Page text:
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THE CUP THAT CHEERS

 

New research suggests that tea is a very rich source of antioxidants than most of fruits and vegetables. The human body rapidly absorbs tea antioxidants and the addition of milk does not impair the quality of the flavonoids....

For many years, research has pointed to the health benefits of fruits and vegetables that contain antioxidant compounds called flavonoids that may prevent heart disease.

Now new research is showing that flavonoids in black and green tea may also reduce the ability of platelets to form clots on the arterial wall that can ultimately lead to coronary heart disease and heart attacks. Flavonoids in black and green tea may also help prevent other chronic diseases, including cancer and stroke, by neutralizing free radicals that can damage tissues, cells and genes.

The recent research conducted at Unilever Research Laboratories by Dr. P. Quinlan, has indicated a strong link between drinking tea and an increase in memory, alertness, reaction time and a positive result on other mental and physical attributes.

According to Dr. Quinlan, "Drinking tea three to four times a day can help prevent a decline in alertness and mental performance." The researcher points that though there may be other factors in play the main reason for a boost in alertness is caffeine. One cup of tea has 40 milligrams of caffeine which is less than that found in 1/2 a cup of coffee.

The study included 19 healthy volunteers who drank 400 ml. of black tea, coffee, caffeinated water, decafeinated tea or plain water on three occasions throughout the day. Psychometric tests [including tests to determine short-term memory, reaction time, alertness and others] were performed regularly.

It was seen that tea in particular prevented the steady decline in alertness and cognitive capacity observed in volunteers who drank other beverages. Tea consumption was associated with a slightly higher critical flicker fusion [CFF] threshold, which is a measure of a person's ability to distinguish discrete sensory data. Tea also was associated with significantly less variation in CFF level throughout the day.

Earlier, at a conference on dietary antioxidants held at Jean Mayer USDA Human Nutrition Research Centre at Tufts University in Boston, presentations made by researchers pointed out that tea is a rich source of antioxidants called flavonoids. Scientific research and epidemiological evidence continues to show that the intake of antioxidants from natural source is an effective way to maintain good health.

Flavonoids give flavour to tea. These compounds are most common in green tea, but are also present in varying degrees in black teas as well. Flavonoids kill cell-damaging free radicals, which are linked to cancer, atherosclerosis and heart attack. Flavonoids decrease risk of cataract and slow the progression of Parkinson's disease.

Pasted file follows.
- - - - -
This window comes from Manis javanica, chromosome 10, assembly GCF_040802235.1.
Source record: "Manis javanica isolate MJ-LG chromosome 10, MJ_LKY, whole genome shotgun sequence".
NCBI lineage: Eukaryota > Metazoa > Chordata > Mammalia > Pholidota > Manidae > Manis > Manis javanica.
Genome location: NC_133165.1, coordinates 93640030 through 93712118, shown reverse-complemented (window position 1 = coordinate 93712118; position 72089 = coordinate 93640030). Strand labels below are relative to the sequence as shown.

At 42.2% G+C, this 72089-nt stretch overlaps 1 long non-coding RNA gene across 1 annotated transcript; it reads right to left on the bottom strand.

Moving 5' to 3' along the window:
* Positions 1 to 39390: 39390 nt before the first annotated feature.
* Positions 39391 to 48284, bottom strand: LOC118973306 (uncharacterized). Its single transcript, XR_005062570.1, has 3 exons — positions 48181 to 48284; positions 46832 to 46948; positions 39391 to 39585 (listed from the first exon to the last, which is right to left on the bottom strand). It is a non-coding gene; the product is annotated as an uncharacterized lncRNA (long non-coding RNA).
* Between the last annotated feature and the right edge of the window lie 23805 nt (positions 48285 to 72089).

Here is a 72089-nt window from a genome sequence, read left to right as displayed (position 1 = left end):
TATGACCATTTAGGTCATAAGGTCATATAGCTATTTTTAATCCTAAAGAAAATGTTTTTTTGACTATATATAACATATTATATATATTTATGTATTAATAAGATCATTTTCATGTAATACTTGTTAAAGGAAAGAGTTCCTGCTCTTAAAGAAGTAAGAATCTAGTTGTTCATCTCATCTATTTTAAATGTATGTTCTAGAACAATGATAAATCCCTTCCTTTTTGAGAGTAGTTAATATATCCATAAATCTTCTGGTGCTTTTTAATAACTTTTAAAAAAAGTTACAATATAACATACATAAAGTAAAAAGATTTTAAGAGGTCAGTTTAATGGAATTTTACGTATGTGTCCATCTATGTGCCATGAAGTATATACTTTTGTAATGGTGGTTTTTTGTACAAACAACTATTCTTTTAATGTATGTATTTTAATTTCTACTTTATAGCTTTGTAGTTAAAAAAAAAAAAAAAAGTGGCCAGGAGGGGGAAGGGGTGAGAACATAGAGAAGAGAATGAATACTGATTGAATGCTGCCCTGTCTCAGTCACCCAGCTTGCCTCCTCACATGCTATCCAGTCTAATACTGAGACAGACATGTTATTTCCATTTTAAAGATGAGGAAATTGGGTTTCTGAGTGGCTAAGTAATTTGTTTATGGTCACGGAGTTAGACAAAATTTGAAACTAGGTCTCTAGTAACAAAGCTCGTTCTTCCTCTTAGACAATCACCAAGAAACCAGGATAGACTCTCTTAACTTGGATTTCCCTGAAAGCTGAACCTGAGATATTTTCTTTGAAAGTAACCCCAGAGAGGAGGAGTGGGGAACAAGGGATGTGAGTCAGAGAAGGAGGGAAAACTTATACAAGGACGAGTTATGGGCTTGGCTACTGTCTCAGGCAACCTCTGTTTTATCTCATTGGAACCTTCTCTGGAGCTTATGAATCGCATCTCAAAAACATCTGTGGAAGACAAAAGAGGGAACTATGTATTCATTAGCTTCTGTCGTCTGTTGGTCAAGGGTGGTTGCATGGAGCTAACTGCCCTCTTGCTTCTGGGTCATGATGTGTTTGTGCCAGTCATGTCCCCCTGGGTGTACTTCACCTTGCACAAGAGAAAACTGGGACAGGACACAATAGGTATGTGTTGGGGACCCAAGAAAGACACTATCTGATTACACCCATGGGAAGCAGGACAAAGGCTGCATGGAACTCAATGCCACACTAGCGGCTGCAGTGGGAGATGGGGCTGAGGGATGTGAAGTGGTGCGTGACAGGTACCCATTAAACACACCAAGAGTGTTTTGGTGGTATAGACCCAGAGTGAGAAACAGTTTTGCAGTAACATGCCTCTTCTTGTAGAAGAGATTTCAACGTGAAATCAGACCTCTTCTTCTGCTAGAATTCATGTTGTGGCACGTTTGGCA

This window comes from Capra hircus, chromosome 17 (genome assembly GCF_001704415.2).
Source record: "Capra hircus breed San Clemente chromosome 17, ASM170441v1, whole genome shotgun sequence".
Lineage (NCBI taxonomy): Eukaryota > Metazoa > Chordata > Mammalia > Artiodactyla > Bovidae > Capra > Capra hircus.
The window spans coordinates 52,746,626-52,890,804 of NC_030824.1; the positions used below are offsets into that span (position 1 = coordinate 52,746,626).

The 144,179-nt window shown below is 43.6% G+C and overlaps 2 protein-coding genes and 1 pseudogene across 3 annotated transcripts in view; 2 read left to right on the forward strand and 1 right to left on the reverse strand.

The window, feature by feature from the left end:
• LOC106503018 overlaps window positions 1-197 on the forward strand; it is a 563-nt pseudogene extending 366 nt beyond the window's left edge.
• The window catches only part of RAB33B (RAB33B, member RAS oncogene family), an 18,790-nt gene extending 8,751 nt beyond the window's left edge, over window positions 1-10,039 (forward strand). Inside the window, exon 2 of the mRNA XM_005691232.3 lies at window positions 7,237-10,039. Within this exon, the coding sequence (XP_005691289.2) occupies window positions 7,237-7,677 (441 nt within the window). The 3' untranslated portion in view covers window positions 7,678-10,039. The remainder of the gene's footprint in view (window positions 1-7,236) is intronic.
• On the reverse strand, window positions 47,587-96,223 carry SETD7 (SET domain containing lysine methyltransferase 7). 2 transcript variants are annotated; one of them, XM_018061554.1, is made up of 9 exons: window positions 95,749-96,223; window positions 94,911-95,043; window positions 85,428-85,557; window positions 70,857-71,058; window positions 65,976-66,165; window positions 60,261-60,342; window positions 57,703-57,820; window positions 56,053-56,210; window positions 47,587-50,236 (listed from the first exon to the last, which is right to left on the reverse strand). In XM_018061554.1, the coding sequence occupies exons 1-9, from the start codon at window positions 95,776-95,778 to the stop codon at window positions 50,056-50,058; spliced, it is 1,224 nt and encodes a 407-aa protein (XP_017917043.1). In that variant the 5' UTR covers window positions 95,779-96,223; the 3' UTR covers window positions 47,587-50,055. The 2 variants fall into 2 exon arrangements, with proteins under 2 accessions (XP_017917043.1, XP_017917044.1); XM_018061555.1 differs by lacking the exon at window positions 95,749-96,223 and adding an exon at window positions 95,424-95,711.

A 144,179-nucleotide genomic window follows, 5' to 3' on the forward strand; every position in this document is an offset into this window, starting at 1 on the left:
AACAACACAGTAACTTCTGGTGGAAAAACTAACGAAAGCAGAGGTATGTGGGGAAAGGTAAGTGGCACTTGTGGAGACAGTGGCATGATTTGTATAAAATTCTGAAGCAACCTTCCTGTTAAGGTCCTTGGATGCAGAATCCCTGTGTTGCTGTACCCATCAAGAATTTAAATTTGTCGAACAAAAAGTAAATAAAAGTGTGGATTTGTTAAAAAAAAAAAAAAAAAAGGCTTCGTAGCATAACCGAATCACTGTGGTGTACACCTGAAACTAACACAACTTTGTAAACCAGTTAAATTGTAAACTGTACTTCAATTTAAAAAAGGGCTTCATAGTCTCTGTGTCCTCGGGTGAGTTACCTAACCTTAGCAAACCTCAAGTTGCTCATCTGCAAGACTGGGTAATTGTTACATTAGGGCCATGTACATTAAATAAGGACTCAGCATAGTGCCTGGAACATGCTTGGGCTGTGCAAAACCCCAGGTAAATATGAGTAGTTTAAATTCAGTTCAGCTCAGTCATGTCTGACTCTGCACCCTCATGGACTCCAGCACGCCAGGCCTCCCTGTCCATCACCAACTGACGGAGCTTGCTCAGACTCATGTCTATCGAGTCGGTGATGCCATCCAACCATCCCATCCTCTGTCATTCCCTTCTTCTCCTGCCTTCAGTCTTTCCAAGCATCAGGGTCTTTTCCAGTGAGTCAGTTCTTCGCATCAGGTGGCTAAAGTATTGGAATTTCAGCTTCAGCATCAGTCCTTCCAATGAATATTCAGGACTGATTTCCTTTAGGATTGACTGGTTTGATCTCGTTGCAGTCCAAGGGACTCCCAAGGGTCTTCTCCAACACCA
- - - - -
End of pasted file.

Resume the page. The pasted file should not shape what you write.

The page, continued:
Another research by the American Heart Association says that drinking tea promotes healthy arteries and tea drinkers have a lower risk of heart attack and stroke. Research shows that drinking tea relaxes and dilates arteries, increasing blood flow to the heart.

The bulk of research on antioxidants to date has been focused on Vitamin C and Vitamin E. It was found that tea has greater antioxidant capacity than most fruits and vegetables per serving and is more potent than Vitamin C and E. Besides, tea provides iodine and fluoride. Iodine plays an important role in preventing hyperthyroidism. Fluoride is an ingredient of bone, teeth, hair and nails. Ten grams of tea leaves used for making tea are enough to meet the need of fluoride for human being and to prevent tooth decay

A cup of tea has been found to be over three times more effective than a serving of most common vegetables and two times more effective than a serving of most common fruits. Drinking tea results in increased antioxidant activity in the body and adding milk to tea does not lessen this effect.

Though most scientists point to the need for further studies to establish a definitive link between tea drinking and health, the current research is unearthing a treasure of the many benefits about this age-old beverage that was discovered over 5,000 years ago when a few leaves fell into China's Emperor Shen Nung's cup.

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